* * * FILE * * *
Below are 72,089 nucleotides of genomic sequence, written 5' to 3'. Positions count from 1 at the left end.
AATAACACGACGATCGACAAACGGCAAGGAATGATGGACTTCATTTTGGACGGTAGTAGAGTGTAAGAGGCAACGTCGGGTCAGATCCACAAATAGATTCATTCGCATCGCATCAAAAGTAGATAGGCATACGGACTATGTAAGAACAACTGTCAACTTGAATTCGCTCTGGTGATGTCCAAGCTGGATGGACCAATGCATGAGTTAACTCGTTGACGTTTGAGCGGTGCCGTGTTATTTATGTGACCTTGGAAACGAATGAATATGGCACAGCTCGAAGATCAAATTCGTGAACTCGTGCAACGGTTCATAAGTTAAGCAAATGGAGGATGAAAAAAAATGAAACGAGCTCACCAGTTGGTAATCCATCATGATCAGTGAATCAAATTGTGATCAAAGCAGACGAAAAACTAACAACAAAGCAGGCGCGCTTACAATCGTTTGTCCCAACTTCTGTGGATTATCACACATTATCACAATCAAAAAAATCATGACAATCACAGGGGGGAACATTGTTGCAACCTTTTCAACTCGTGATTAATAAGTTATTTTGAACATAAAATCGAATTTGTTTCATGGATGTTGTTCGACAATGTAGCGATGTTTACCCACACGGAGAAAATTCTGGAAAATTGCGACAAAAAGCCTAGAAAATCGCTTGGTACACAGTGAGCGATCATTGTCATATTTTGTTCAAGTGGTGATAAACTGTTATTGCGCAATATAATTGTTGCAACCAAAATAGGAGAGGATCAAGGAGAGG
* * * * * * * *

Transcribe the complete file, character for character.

Below are 72,089 nucleotides of genomic sequence, written 5' to 3'. Positions count from 1 at the left end.
AATAACACGACGATCGACAAACGGCAAGGAATGATGGACTTCATTTTGGACGGTAGTAGAGTGTAAGAGGCAACGTCGGGTCAGATCCACAAATAGATTCATTCGCATCGCATCAAAAGTAGATAGGCATACGGACTATGTAAGAACAACTGTCAACTTGAATTCGCTCTGGTGATGTCCAAGCTGGATGGACCAATGCATGAGTTAACTCGTTGACGTTTGAGCGGTGCCGTGTTATTTATGTGACCTTGGAAACGAATGAATATGGCACAGCTCGAAGATCAAATTCGTGAACTCGTGCAACGGTTCATAAGTTAAGCAAATGGAGGATGAAAAAAAATGAAACGAGCTCACCAGTTGGTAATCCATCATGATCAGTGAATCAAATTGTGATCAAAGCAGACGAAAAACTAACAACAAAGCAGGCGCGCTTACAATCGTTTGTCCCAACTTCTGTGGATTATCACACATTATCACAATCAAAAAAATCATGACAATCACAGGGGGGAACATTGTTGCAACCTTTTCAACTCGTGATTAATAAGTTATTTTGAACATAAAATCGAATTTGTTTCATGGATGTTGTTCGACAATGTAGCGATGTTTACCCACACGGAGAAAATTCTGGAAAATTGCGACAAAAAGCCTAGAAAATCGCTTGGTACACAGTGAGCGATCATTGTCATATTTTGTTCAAGTGGTGATAAACTGTTATTGCGCAATATAATTGTTGCAACCAAAATAGGAGAGGATCAAGGAGAGG